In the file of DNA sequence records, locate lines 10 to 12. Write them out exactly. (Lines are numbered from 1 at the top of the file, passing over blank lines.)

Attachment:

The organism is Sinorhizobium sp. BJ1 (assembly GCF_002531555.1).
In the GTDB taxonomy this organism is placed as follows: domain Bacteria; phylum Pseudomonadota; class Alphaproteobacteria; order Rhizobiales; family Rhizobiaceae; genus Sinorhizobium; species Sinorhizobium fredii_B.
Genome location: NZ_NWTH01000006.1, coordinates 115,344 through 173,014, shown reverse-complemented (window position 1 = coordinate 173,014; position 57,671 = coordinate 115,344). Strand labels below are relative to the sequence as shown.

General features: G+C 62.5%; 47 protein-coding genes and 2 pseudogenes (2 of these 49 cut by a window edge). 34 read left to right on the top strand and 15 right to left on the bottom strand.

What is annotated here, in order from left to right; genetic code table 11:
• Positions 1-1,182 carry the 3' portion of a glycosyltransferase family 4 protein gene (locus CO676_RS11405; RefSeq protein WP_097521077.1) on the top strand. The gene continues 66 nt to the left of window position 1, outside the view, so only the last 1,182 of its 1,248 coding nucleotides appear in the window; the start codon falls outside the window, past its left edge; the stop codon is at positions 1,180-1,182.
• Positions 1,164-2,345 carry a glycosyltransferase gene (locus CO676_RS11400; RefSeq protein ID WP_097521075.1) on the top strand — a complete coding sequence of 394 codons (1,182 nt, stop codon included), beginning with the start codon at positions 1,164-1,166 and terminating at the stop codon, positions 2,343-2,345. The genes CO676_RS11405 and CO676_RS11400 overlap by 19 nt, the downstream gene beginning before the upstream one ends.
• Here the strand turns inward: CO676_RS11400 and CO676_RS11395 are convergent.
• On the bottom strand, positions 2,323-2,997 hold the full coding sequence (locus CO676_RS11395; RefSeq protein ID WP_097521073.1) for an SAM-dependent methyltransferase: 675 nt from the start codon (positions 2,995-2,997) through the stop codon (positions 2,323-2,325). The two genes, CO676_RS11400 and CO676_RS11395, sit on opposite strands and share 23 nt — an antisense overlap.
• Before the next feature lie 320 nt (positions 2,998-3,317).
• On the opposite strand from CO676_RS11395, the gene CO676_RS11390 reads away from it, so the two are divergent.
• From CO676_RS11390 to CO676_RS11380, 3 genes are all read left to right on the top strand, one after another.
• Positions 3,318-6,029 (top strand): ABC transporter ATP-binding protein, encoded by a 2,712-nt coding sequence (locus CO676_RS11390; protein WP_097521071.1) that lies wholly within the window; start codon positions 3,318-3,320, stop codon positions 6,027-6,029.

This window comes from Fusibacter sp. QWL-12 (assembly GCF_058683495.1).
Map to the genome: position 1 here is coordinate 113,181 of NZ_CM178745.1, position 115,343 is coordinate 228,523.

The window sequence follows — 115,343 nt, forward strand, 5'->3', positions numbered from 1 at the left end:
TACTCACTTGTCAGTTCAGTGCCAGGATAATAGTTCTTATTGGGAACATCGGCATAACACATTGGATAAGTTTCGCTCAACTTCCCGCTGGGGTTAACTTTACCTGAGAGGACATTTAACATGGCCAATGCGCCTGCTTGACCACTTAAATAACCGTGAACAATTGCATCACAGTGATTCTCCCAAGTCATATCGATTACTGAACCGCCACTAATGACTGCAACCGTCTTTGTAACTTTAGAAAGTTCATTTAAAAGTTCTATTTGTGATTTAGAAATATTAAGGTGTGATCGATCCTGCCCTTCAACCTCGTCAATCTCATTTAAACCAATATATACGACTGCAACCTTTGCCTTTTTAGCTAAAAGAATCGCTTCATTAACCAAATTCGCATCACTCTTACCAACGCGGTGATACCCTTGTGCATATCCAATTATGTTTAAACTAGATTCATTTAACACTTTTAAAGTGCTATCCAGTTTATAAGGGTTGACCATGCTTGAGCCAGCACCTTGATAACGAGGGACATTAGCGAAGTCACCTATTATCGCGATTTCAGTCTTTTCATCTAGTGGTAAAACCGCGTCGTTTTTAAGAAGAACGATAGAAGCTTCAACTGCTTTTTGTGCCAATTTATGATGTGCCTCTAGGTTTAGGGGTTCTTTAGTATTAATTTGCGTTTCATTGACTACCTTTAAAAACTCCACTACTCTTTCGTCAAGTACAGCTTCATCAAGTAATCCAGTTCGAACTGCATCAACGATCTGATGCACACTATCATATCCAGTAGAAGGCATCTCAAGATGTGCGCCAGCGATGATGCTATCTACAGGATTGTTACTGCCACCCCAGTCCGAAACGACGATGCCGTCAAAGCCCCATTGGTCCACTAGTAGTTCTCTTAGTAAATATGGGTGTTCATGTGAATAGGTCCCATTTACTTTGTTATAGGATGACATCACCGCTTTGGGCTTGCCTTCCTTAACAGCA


• Before the next feature lie 320 nt (positions 2,998-3,317).
• On the opposite strand from CO676_RS11395, the gene CO676_RS11390 reads away from it, so the two are divergent.
• From CO676_RS11390 to CO676_RS11380, 3 genes are all read left to right on the top strand, one after another.